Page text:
After weeks of hype and headlines, Adele’s new album, 30, is finally here.
A new album by Adele is an event of true global dimension. A bit like Christmas, really. And this release, his fourth studio album, and the first in six years, will be the soundtrack for millions of fans from Tottenham to Tokyo this Christmas.
Named after her age when she married charity chief Simon Konecki, 30 she delves into the aftermath of her divorce. An album full of potatoes, it’s not.
But what do critics do of the 12 new tracks?
Independent (4 stars)
“The songs themselves are good. Based on pathos, they are usually well-crafted ballads about love and its various agonies, but it is their voices that sell them.
“Among the typical diatribes against herself, Adele braids through moments of affirmation. As an abandoned teenager, over the course of 30 years, Adele plucks the petals of a daisy but asks a different question: Do I love myself? Don’t I love myself?
“Where other records have called for audience participation, for us to fill in the gaps of broad narratives with our own pain, 30 is a conversation between Adele and Adele.”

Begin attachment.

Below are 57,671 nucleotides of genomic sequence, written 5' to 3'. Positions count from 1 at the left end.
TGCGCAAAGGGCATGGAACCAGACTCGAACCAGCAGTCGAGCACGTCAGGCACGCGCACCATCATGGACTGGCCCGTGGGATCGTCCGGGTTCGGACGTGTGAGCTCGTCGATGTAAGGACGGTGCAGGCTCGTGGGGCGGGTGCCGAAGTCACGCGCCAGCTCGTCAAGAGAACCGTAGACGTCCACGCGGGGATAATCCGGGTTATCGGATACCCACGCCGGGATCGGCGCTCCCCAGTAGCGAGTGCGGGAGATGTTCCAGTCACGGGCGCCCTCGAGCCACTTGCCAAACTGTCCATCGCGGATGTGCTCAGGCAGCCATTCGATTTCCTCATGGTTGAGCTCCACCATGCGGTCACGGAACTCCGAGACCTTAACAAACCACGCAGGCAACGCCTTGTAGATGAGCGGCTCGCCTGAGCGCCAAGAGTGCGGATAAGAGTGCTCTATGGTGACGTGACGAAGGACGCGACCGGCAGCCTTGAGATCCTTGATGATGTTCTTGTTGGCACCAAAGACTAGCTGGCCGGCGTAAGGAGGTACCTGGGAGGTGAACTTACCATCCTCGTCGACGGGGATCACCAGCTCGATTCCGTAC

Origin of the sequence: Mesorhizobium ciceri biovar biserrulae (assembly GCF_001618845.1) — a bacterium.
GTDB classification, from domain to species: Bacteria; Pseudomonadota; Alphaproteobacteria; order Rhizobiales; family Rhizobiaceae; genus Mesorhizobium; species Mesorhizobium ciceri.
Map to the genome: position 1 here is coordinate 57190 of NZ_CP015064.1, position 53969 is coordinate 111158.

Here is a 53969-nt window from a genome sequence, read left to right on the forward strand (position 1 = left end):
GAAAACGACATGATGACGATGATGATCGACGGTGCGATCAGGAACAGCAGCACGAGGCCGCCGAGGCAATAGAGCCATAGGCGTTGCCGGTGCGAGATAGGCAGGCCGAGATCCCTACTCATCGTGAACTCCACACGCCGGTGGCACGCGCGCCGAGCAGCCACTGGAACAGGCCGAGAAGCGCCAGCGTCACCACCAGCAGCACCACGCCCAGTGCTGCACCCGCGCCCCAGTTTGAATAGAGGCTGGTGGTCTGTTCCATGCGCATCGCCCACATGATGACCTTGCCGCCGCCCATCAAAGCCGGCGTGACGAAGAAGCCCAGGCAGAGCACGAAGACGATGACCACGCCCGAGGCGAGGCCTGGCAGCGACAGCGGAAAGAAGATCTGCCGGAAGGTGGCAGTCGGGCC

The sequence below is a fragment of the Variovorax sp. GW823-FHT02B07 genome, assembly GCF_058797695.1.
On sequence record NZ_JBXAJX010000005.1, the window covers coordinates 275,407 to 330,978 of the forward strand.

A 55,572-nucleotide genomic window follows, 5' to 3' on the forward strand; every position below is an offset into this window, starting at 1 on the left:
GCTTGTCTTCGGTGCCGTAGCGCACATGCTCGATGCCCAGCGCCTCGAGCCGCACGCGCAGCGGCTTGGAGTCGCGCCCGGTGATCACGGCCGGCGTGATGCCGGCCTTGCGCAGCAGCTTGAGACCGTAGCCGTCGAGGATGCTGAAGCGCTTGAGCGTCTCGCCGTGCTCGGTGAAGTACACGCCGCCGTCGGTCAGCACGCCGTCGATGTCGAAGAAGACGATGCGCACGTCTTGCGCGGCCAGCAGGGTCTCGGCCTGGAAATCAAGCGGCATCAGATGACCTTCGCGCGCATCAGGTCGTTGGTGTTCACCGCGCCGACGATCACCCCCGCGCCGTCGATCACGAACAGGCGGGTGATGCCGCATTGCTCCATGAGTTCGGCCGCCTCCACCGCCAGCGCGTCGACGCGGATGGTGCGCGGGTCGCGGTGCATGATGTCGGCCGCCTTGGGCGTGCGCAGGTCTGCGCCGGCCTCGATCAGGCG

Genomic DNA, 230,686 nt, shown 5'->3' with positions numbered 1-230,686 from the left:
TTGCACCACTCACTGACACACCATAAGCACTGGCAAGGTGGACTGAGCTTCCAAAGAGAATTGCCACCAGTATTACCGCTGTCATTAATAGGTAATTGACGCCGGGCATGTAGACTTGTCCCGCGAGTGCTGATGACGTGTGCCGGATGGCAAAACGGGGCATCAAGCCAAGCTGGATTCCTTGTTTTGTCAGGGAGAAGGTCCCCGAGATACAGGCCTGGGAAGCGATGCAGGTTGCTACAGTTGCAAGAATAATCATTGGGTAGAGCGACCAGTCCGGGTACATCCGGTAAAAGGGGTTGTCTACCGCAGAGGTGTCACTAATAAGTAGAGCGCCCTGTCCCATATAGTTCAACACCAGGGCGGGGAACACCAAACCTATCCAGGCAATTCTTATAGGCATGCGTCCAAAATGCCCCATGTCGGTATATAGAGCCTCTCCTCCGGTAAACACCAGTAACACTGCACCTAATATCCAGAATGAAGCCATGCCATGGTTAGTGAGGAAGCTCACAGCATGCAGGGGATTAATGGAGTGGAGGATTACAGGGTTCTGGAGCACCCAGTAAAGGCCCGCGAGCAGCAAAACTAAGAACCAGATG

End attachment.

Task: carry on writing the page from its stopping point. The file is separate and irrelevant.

MailOnline (4 stars)
“The album doesn’t trace the arc of a failed one-on-one relationship. His tone is determined more by his musical cut and thrust. His 12 new songs offer a stark contrast to his cheeky off-stage personality. In interviews, it can be irreverent. On the record, she touches him in a straight line, his inner turbulence is no cause for laughter.
“At the heart of it all, of course, is that voice of dazzling soul and blue eyes, emotional without being cloying, and its phrasing is as impeccable as ever here … A return from barns.”
Evening Standard (4 stars)
“In new music there is a feeling that you don’t know what goes next or how to handle it. As you sing, the world’s greatest musician often sounds extraordinarily vulnerable. He no longer seems to be making music to achieve very high sales figures.
“Sometimes his fans will wonder why someone who guarded his privacy so fiercely shared some of these desperate songs.”
“There’s a stimulating maturity in these 12 tracks that is emotionally more complex and intriguing than the much easier-to-follow misfortune of the previous three collections. And while 30 is sometimes the rawest and most instructive of the albums he’s done to date, he also gets to be, on the contrary, the most amusing, in its emotionally chilling form, as Adele mixes it up with a variety of producers and stylistic pastiches to come up with.
NME (3 stars)
“This devastating level of honesty means that despite its most experimental moments, 30 still ends up feeling like the Adele trademark, in its own way, most of the time.
“And after fair accusations of playing musically safe in the past, it’s refreshing to see the pop titan stepping into bolder territory, even if the success rate isn’t 100 percent.”
30 is released on November 19th.